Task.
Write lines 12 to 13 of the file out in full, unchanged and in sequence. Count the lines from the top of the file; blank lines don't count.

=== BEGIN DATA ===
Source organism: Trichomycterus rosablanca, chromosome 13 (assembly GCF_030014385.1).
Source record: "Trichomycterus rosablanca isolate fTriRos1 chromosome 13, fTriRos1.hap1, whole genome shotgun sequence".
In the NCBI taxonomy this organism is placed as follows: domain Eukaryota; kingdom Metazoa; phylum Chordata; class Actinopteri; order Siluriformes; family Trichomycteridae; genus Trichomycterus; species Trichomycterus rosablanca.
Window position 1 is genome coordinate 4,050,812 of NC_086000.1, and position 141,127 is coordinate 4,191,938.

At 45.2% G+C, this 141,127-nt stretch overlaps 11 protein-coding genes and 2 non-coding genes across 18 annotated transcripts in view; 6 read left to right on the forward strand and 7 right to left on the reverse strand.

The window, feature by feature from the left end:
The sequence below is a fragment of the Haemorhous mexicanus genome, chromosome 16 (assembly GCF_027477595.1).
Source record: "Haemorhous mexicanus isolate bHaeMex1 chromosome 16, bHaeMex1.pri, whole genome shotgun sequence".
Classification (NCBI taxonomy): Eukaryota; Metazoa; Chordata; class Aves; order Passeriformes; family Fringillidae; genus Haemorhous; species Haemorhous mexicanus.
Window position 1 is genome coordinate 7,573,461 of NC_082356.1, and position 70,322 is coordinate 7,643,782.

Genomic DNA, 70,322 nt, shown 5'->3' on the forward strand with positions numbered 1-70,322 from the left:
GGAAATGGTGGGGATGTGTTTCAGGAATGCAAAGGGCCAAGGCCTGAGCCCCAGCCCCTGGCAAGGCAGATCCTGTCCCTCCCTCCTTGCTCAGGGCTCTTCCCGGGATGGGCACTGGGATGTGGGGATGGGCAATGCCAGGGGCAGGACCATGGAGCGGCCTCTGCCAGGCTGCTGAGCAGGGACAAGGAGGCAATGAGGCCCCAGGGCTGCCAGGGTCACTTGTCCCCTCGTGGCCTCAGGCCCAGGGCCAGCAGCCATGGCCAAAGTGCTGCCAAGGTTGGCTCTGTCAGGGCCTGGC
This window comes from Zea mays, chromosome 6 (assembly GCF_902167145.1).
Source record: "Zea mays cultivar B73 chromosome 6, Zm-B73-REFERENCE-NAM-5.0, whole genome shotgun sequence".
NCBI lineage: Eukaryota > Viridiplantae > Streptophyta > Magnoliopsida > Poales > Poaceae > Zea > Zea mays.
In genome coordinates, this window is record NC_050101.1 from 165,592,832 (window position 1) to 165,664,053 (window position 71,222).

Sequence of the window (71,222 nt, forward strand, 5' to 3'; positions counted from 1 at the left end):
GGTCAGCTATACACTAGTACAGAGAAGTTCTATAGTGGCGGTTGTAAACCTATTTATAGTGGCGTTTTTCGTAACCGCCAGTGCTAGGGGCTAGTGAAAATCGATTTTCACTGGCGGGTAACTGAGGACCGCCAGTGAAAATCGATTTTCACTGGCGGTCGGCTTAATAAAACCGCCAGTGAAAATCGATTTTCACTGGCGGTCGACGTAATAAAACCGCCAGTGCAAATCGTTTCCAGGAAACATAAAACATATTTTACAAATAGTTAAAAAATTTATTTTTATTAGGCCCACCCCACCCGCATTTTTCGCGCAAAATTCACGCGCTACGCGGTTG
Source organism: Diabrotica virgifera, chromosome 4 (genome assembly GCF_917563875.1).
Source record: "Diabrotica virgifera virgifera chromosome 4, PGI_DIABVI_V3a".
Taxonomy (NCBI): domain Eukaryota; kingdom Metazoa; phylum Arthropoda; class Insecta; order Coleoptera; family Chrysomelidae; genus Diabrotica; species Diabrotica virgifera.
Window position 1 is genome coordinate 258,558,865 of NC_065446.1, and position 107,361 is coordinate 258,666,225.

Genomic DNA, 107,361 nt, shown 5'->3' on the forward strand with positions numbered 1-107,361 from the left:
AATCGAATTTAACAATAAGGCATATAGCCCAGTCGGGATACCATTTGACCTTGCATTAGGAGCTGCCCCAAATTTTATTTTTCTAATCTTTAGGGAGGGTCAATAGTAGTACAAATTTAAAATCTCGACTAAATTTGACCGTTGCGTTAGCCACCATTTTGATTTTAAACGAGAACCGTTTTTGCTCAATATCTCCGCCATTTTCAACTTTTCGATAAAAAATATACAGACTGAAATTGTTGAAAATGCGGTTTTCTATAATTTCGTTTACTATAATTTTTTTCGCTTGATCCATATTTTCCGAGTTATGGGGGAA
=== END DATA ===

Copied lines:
GGAAATGGTGGGGATGTGTTTCAGGAATGCAAAGGGCCAAGGCCTGAGCCCCAGCCCCTGGCAAGGCAGATCCTGTCCCTCCCTCCTTGCTCAGGGCTCTTCCCGGGATGGGCACTGGGATGTGGGGATGGGCAATGCCAGGGGCAGGACCATGGAGCGGCCTCTGCCAGGCTGCTGAGCAGGGACAAGGAGGCAATGAGGCCCCAGGGCTGCCAGGGTCACTTGTCCCCTCGTGGCCTCAGGCCCAGGGCCAGCAGCCATGGCCAAAGTGCTGCCAAGGTTGGCTCTGTCAGGGCCTGGC
This window comes from Zea mays, chromosome 6 (assembly GCF_902167145.1).